Then, A-Rod was traded to the Yankees after an absolutely absurd off-season in which he was almost dealt from Texas in a three-way exchange to the Red Sox for their stars, Manny Ramirez and Nomar Garciaparra. (Reminder that booing Boston fans would have been ecstatic at the time.) I remember being both shocked and excited when I found out about the trade. The Yankees added the best player in baseball to a team that was already a perennial World Series contender. He was even willing to move to third base despite being a better shortstop than Jeter. One of my friends immediately got A-Rod’s Yankees shirsey and wore it to school the next day. I was very jealous.
Two MVP seasons followed, including A-Rod’s unbelievable 54-homer 2007 campaign, which remains the greatest display by a single player that Yankees fans have seen since the days of Mickey Mantle. Not even Jeter could reach that plateau. He more than capably handled the transition to third, too. The playoff struggles were painful, and it was hard for a high school kid to simply acknowledge “small sample size.” I always defended that he dominated the 2004 ALDS victory over the Twins, but I had no answer for the four subsequent series losses. The fact that Jeter also looked like garbage in the 2007 ALDS loss to Cleveland at least helped abate those feelings.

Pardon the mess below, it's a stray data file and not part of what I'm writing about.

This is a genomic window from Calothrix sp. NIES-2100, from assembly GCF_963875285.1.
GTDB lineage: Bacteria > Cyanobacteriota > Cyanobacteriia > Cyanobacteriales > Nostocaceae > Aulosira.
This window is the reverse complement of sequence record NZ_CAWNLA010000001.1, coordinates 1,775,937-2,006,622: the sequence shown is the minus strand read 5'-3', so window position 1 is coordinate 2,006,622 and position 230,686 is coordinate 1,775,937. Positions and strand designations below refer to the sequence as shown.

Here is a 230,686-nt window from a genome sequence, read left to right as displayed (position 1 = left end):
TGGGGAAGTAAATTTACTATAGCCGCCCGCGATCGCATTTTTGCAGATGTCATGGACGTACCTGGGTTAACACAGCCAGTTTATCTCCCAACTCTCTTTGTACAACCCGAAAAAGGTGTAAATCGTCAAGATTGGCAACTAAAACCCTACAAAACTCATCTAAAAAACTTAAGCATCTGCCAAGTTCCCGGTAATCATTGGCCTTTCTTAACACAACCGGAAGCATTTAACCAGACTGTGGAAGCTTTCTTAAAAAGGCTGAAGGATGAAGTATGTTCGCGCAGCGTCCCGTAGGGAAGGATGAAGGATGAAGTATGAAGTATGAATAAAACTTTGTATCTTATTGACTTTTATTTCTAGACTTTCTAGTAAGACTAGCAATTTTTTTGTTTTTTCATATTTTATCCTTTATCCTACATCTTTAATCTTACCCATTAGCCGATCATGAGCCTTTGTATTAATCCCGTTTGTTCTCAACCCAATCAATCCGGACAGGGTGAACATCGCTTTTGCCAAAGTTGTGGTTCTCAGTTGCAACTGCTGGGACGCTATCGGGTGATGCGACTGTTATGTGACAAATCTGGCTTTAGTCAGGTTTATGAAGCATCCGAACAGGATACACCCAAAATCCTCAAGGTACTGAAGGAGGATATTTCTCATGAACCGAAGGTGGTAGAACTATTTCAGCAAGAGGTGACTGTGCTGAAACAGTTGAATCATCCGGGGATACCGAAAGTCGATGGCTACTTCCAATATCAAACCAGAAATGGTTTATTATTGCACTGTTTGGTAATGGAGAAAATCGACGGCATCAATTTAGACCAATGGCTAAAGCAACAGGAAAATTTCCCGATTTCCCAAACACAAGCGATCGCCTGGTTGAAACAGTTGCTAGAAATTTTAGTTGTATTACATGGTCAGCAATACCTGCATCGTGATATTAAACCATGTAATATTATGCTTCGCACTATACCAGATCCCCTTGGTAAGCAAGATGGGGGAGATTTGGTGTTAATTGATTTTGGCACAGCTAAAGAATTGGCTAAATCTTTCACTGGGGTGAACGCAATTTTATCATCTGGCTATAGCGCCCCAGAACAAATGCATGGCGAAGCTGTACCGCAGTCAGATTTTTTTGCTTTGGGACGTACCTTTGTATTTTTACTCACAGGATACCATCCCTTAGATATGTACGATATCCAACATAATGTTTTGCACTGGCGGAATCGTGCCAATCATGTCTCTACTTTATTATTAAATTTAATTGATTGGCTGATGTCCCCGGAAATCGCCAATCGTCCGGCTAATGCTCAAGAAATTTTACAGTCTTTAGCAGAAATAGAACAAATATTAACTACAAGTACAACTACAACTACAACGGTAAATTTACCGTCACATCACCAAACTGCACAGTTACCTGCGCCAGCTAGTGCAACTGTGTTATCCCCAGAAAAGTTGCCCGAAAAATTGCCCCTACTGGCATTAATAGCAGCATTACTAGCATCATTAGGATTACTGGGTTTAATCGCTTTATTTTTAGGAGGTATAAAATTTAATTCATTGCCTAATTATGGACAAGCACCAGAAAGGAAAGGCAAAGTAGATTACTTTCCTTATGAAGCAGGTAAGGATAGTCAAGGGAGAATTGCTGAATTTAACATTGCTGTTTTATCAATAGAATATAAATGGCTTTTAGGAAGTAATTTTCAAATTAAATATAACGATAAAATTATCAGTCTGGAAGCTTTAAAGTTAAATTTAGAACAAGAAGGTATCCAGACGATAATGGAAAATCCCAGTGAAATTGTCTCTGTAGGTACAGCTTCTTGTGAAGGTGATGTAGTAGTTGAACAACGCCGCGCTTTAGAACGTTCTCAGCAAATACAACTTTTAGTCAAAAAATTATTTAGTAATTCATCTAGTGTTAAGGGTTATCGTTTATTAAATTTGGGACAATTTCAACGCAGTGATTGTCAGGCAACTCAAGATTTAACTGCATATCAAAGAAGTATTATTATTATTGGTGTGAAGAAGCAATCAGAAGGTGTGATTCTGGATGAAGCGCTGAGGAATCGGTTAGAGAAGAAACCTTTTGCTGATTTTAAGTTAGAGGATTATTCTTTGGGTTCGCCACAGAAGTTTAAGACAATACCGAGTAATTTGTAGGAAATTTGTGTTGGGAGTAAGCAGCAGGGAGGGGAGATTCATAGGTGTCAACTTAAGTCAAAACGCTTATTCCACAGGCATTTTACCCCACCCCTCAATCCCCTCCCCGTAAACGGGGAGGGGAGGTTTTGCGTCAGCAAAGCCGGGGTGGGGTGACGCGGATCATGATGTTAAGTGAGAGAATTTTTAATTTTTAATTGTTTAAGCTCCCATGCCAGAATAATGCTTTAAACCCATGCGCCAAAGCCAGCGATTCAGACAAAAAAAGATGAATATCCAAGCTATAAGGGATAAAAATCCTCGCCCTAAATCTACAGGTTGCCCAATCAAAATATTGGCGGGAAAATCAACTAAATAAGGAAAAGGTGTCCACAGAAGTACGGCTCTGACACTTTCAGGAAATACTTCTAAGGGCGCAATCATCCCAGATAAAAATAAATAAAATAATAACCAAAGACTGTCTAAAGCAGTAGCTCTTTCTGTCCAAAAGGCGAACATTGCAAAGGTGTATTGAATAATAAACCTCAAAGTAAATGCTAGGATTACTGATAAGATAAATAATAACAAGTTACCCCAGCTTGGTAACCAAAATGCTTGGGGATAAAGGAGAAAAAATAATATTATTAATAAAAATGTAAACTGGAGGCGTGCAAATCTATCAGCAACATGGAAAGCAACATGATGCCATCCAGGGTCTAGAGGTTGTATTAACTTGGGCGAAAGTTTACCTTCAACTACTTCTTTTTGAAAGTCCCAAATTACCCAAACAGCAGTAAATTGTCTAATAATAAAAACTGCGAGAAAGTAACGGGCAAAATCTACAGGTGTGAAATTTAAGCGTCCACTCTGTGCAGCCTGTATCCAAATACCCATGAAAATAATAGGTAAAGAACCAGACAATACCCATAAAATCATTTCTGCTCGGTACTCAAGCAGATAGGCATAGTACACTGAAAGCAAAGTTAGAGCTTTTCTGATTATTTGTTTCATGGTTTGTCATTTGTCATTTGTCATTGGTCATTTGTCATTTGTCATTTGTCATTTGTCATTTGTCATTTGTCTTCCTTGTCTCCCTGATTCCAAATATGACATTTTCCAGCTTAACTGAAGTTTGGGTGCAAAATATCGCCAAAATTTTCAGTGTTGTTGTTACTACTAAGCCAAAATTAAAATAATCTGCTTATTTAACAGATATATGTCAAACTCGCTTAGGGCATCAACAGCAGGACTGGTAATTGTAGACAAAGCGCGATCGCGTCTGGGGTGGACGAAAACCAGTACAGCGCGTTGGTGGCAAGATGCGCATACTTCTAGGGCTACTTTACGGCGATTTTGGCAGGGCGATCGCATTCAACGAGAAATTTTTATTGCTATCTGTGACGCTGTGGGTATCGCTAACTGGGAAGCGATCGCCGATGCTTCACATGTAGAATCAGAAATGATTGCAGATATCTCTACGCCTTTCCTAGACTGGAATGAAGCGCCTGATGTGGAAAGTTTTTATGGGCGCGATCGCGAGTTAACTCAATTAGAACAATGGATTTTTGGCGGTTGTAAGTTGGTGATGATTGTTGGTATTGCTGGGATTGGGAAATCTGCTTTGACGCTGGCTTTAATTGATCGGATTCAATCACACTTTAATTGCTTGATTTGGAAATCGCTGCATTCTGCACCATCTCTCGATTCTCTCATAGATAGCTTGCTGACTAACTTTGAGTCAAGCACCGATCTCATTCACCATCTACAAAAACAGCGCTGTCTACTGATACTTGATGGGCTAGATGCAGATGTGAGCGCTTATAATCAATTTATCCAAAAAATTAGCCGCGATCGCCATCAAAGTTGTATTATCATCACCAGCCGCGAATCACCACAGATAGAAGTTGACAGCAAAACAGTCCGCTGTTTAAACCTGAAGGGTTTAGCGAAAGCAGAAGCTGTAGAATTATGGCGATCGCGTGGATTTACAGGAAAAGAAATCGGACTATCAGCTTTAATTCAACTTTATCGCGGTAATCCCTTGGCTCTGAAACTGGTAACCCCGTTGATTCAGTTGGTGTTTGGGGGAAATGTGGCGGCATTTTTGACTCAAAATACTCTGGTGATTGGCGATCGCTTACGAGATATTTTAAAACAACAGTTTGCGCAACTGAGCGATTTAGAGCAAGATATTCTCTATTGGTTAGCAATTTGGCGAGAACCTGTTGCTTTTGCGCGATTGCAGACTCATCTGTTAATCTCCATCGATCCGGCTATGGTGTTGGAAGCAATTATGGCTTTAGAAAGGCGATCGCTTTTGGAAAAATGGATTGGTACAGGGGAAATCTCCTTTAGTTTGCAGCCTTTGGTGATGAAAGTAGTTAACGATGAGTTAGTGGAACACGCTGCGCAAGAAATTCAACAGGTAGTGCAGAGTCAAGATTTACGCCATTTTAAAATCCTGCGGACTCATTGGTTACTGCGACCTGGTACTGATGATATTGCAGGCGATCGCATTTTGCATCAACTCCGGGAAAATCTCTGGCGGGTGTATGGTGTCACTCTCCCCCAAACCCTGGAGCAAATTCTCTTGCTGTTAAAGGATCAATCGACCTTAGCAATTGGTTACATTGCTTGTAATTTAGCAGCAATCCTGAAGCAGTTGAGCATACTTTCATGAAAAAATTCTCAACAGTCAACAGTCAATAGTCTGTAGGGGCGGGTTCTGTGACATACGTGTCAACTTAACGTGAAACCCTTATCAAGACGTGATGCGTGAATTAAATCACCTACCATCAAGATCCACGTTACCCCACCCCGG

One perk from that initial playoff slump was that it made 2009 all the more gratifying. I’ve never seen one player take over a post-season quite like A-Rod did in 2009. Sure, Barry Bonds and Carlos Beltran had hellacious playoff runs in ‘02 and ‘04, but neither ended in a championship. We got to experience all the redemptive clutch dingers and a title on top: